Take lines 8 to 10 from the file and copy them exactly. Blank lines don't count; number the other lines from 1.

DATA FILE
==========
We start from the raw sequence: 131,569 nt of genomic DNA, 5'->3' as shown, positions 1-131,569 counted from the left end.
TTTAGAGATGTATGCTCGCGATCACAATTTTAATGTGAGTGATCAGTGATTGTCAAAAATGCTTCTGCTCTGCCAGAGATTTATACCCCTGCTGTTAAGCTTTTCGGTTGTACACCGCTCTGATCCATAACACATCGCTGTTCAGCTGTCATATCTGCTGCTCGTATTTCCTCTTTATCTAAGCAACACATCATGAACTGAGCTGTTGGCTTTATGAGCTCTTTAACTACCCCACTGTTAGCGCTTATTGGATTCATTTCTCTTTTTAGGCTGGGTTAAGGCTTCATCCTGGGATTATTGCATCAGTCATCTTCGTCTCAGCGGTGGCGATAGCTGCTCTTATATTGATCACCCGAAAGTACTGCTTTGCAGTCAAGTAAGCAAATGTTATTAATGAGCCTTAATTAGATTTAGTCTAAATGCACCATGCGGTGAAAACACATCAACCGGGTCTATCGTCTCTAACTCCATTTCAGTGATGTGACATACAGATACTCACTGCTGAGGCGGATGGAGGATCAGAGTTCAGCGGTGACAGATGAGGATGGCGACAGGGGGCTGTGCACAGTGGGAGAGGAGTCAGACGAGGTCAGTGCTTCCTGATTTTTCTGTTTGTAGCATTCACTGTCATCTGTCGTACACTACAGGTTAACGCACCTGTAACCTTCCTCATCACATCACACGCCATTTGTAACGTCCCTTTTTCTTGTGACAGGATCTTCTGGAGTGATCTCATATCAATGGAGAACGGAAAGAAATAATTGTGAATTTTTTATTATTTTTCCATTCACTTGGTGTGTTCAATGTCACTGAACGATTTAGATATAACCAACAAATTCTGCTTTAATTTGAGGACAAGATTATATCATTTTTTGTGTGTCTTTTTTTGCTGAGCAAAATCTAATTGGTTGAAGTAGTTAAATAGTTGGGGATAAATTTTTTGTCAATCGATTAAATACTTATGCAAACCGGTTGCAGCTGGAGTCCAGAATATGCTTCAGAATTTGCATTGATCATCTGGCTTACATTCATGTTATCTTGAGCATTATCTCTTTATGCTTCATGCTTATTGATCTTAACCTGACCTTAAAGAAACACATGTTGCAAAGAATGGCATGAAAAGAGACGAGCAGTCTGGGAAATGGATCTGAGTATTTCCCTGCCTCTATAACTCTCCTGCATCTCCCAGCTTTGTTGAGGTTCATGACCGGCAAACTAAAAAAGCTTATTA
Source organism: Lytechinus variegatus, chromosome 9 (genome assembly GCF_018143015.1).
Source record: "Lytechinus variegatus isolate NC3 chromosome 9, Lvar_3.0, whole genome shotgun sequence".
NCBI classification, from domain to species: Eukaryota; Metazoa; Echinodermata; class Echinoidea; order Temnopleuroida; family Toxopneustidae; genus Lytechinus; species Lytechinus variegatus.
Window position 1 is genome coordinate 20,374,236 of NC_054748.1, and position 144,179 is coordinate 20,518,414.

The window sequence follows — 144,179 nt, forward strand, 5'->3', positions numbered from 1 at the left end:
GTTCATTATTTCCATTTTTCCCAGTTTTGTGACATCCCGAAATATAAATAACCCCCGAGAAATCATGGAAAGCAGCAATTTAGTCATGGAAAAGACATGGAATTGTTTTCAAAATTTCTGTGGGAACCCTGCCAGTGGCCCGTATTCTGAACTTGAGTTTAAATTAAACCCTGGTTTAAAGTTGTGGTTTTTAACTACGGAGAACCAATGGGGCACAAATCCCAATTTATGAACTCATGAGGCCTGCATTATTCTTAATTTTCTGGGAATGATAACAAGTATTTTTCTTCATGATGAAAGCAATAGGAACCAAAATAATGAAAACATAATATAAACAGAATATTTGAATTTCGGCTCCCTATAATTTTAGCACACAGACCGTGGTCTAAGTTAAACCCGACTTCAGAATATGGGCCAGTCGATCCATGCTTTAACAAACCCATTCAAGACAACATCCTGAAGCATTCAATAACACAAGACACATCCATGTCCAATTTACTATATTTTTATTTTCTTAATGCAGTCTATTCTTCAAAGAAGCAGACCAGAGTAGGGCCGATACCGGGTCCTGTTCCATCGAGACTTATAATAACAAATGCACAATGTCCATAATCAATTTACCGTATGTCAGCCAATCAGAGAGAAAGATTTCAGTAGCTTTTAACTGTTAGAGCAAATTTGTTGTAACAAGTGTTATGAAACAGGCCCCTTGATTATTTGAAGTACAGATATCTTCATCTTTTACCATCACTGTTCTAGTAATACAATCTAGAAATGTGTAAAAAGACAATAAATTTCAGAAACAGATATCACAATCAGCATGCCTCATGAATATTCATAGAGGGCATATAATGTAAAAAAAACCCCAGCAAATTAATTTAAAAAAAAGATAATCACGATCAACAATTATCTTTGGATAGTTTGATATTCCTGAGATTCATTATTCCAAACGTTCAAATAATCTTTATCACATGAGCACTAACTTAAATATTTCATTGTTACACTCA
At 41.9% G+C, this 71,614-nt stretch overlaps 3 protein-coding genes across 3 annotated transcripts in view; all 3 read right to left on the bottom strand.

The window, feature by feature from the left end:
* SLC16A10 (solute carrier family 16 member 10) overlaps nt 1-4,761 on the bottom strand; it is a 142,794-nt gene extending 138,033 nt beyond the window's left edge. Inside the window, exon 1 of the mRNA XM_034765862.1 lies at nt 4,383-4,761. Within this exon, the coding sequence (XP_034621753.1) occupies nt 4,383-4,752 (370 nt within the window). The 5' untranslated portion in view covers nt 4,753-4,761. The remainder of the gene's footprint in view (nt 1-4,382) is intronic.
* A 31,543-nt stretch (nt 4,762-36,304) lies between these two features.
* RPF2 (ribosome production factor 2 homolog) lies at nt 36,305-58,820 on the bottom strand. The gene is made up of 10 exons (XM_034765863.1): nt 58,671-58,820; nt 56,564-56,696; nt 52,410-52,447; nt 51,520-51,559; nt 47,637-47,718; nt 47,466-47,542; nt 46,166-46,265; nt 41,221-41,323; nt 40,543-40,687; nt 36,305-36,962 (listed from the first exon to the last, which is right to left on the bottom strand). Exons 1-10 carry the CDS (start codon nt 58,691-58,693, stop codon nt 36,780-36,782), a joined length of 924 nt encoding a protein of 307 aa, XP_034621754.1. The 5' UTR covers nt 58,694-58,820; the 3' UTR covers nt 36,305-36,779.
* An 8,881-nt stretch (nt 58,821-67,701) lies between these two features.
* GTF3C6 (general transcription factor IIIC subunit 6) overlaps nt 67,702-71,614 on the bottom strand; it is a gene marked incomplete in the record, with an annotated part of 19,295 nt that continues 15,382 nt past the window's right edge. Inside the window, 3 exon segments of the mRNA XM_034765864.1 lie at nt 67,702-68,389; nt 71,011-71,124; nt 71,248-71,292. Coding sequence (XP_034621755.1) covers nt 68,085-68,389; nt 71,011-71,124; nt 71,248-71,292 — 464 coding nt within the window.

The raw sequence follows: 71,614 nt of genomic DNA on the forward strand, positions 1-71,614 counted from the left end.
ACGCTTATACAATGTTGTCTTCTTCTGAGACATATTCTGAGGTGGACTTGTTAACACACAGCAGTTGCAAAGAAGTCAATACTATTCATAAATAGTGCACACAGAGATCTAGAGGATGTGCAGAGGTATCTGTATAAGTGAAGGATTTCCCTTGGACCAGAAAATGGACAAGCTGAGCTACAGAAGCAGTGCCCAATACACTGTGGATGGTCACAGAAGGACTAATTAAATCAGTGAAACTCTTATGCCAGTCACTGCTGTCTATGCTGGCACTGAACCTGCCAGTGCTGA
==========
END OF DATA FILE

GTTCATTATTTCCATTTTTCCCAGTTTTGTGACATCCCGAAATATAAATAACCCCCGAGAAATCATGGAAAGCAGCAATTTAGTCATGGAAAAGACATGGAATTGTTTTCAAAATTTCTGTGGGAACCCTGCCAGTGGCCCGTATTCTGAACTTGAGTTTAAATTAAACCCTGGTTTAAAGTTGTGGTTTTTAACTACGGAGAACCAATGGGGCACAAATCCCAATTTATGAACTCATGAGGCCTGCATTATTCTTAATTTTCTGGGAATGATAACAAGTATTTTTCTTCATGATGAAAGCAATAGGAACCAAAATAATGAAAACATAATATAAACAGAATATTTGAATTTCGGCTCCCTATAATTTTAGCACACAGACCGTGGTCTAAGTTAAACCCGACTTCAGAATATGGGCCAGTCGATCCATGCTTTAACAAACCCATTCAAGACAACATCCTGAAGCATTCAATAACACAAGACACATCCATGTCCAATTTACTATATTTTTATTTTCTTAATGCAGTCTATTCTTCAAAGAAGCAGACCAGAGTAGGGCCGATACCGGGTCCTGTTCCATCGAGACTTATAATAACAAATGCACAATGTCCATAATCAATTTACCGTATGTCAGCCAATCAGAGAGAAAGATTTCAGTAGCTTTTAACTGTTAGAGCAAATTTGTTGTAACAAGTGTTATGAAACAGGCCCCTTGATTATTTGAAGTACAGATATCTTCATCTTTTACCATCACTGTTCTAGTAATACAATCTAGAAATGTGTAAAAAGACAATAAATTTCAGAAACAGATATCACAATCAGCATGCCTCATGAATATTCATAGAGGGCATATAATGTAAAAAAAACCCCAGCAAATTAATTTAAAAAAAAGATAATCACGATCAACAATTATCTTTGGATAGTTTGATATTCCTGAGATTCATTATTCCAAACGTTCAAATAATCTTTATCACATGAGCACTAACTTAAATATTTCATTGTTACACTCA
At 41.9% G+C, this 71,614-nt stretch overlaps 3 protein-coding genes across 3 annotated transcripts in view; all 3 read right to left on the bottom strand.

The window, feature by feature from the left end: